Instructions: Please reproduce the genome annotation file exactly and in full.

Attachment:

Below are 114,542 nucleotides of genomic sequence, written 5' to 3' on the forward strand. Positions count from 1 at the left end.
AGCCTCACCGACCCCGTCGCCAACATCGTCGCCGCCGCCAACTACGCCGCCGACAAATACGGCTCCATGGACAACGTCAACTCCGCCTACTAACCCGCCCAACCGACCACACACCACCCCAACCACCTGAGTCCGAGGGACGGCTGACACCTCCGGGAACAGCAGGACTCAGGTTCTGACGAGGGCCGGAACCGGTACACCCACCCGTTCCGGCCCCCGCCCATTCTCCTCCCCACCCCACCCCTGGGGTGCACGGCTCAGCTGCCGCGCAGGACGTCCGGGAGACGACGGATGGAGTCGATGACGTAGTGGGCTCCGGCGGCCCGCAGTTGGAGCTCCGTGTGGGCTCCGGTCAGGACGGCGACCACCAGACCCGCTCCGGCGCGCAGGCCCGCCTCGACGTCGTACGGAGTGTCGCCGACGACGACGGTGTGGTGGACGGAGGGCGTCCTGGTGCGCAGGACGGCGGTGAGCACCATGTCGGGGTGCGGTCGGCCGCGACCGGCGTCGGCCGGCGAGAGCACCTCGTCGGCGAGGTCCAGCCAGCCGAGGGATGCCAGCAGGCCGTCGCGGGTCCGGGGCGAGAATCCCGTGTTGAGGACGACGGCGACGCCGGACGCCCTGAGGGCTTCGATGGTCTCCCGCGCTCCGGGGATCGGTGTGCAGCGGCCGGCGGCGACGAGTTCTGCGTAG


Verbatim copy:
Below are 114,542 nucleotides of genomic sequence, written 5' to 3' on the forward strand. Positions count from 1 at the left end.
AGCCTCACCGACCCCGTCGCCAACATCGTCGCCGCCGCCAACTACGCCGCCGACAAATACGGCTCCATGGACAACGTCAACTCCGCCTACTAACCCGCCCAACCGACCACACACCACCCCAACCACCTGAGTCCGAGGGACGGCTGACACCTCCGGGAACAGCAGGACTCAGGTTCTGACGAGGGCCGGAACCGGTACACCCACCCGTTCCGGCCCCCGCCCATTCTCCTCCCCACCCCACCCCTGGGGTGCACGGCTCAGCTGCCGCGCAGGACGTCCGGGAGACGACGGATGGAGTCGATGACGTAGTGGGCTCCGGCGGCCCGCAGTTGGAGCTCCGTGTGGGCTCCGGTCAGGACGGCGACCACCAGACCCGCTCCGGCGCGCAGGCCCGCCTCGACGTCGTACGGAGTGTCGCCGACGACGACGGTGTGGTGGACGGAGGGCGTCCTGGTGCGCAGGACGGCGGTGAGCACCATGTCGGGGTGCGGTCGGCCGCGACCGGCGTCGGCCGGCGAGAGCACCTCGTCGGCGAGGTCCAGCCAGCCGAGGGATGCCAGCAGGCCGTCGCGGGTCCGGGGCGAGAATCCCGTGTTGAGGACGACGGCGACGCCGGACGCCCTGAGGGCTTCGATGGTCTCCCGCGCTCCGGGGATCGGTGTGCAGCGGCCGGCGGCGACGAGTTCTGCGTAG